Defense Secretary Jim Mattis meets in Washington in 2017 with Mohamed bin Zayed al-Nahyan, then crown prince of Abu Dhabi. Today Mohamed is ruler of the city-state and president of the UAE. (U.S. Air Force Tech. Sgt. Brigitte N. Brantley/DOD)

The influx of American veterans willing to sell their military expertise to a foreign power — most with the consent of the Pentagon and the State Department — has helped the small but oil-rich UAE build what many experts regard as the most powerful military in the Arab world.

Read the full follow the money account here.

Then here’s a small fraction of this complex US Navy consulting fee story, again by the Washington Post on October 18th.

Under federal law, retired U.S. military personnel as well as reservists must obtain approval from the Pentagon and the State Department before they can accept money or jobs from foreign powers. The law applies to retirees — generally those who served at least 20 years in uniform — because they can be recalled to active duty. Records show that each of the six retired admirals followed the rules and received U.S. authorization to work for the government of Australia.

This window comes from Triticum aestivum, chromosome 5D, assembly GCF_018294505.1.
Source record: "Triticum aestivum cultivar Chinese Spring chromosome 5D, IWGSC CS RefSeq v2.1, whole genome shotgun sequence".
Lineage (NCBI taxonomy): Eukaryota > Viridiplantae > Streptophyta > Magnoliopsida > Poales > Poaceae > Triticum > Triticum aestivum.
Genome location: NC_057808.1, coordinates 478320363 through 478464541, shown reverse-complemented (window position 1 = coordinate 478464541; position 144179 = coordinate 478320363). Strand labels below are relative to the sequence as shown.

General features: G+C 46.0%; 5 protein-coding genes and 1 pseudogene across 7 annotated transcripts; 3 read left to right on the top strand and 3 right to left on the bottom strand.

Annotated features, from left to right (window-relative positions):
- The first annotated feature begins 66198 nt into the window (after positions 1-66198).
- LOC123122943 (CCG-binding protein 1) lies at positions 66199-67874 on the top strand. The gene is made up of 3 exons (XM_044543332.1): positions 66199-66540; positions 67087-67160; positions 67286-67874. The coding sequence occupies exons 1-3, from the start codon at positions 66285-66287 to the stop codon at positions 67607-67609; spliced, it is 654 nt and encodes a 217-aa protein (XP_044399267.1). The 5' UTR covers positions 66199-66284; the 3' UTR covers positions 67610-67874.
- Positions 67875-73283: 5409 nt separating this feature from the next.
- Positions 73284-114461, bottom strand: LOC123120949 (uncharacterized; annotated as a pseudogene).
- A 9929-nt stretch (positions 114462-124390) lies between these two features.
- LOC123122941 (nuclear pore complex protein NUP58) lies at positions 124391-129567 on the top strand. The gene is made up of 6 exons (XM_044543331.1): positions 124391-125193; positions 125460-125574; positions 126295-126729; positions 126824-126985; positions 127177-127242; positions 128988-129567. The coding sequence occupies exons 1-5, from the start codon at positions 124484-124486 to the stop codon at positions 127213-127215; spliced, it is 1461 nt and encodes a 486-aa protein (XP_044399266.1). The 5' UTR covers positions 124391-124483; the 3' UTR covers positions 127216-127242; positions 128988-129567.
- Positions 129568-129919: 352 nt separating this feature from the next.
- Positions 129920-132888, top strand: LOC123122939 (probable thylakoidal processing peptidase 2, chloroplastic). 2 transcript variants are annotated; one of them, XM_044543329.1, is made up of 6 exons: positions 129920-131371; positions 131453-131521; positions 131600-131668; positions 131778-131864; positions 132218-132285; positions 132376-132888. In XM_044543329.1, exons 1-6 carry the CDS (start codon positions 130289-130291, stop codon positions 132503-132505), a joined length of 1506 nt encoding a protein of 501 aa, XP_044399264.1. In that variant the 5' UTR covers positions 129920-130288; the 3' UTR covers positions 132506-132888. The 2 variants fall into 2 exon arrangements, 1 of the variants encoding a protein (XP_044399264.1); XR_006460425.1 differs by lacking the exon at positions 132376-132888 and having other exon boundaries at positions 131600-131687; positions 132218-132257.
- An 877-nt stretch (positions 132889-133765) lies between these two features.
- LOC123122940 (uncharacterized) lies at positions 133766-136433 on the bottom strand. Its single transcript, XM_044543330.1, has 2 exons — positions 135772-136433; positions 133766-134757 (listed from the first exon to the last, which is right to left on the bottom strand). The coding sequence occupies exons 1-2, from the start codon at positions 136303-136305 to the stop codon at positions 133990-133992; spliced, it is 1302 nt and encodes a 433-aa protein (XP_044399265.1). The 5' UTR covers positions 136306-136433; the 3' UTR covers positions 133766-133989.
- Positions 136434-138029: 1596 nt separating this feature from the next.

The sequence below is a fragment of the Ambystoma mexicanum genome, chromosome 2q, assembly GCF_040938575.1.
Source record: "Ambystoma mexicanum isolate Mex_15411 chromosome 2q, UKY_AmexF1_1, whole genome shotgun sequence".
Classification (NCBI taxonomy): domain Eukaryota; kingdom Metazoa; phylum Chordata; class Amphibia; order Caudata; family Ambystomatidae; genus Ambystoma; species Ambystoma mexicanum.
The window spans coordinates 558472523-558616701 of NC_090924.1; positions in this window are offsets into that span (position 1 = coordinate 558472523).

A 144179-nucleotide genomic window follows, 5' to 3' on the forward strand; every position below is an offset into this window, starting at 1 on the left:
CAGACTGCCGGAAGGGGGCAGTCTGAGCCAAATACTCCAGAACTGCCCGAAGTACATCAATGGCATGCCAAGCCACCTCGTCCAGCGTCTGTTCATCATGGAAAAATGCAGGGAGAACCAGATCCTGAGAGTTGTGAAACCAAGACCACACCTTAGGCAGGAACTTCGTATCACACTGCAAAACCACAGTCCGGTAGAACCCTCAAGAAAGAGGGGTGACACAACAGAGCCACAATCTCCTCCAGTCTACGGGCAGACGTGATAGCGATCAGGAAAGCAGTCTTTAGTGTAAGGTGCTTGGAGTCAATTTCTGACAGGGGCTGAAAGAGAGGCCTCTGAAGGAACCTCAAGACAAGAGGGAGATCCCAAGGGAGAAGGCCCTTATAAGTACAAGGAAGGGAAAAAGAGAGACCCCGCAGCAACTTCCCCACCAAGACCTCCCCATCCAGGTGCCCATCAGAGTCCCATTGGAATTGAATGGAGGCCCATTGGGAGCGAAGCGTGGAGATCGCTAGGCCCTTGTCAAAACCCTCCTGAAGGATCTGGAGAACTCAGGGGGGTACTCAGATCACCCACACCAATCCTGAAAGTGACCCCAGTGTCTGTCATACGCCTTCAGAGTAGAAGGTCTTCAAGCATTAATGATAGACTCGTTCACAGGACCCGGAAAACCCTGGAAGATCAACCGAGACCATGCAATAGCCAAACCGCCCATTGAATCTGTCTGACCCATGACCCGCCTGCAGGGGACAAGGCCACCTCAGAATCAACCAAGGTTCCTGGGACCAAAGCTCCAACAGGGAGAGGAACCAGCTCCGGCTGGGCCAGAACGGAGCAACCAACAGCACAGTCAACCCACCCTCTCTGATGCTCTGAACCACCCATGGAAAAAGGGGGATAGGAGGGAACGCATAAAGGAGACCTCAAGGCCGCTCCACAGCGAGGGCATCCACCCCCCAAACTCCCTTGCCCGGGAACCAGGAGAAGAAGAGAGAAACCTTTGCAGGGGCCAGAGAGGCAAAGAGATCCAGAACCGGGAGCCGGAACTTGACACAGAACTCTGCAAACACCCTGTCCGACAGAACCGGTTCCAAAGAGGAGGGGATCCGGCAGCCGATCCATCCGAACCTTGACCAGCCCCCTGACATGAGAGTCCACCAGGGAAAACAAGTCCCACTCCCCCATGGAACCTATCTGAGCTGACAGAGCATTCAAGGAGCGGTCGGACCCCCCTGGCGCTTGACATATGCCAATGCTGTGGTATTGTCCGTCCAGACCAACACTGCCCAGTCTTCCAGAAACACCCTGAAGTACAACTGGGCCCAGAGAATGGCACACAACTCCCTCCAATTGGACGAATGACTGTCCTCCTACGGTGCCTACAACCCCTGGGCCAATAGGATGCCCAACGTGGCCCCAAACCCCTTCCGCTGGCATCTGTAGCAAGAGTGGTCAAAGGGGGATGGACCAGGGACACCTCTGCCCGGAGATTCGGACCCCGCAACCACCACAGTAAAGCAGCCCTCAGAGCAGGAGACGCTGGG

Between 2015 and 2021, the Navy received 95 applications from retirees to work for foreign governments — and approved every one, according to the documents that The Post obtained under FOIA. Government lawyers fought the release of the records, arguing that they were of little public interest and that disclosing basic details would violate the retirees’ privacy.

For three of the retired admirals on Australia’s payroll, the U.S. Navy spent less than a week reviewing their paperwork before granting permission, the documents show. Two of the admirals applied to work for the Australians within one month of their retirement from the military.

Officials at the White House and the U.S. Navy declined to comment for this article.

Compared with the U.S. Navy, which has about 290 deployable ships and submarines, Australia’s fleet is small, with only 43 vessels. But Australia’s strategic importance looms large because of its proximity to the Indian and Pacific oceans, as well as the world’s busiest shipping lanes, near the contested waters of the South China Sea.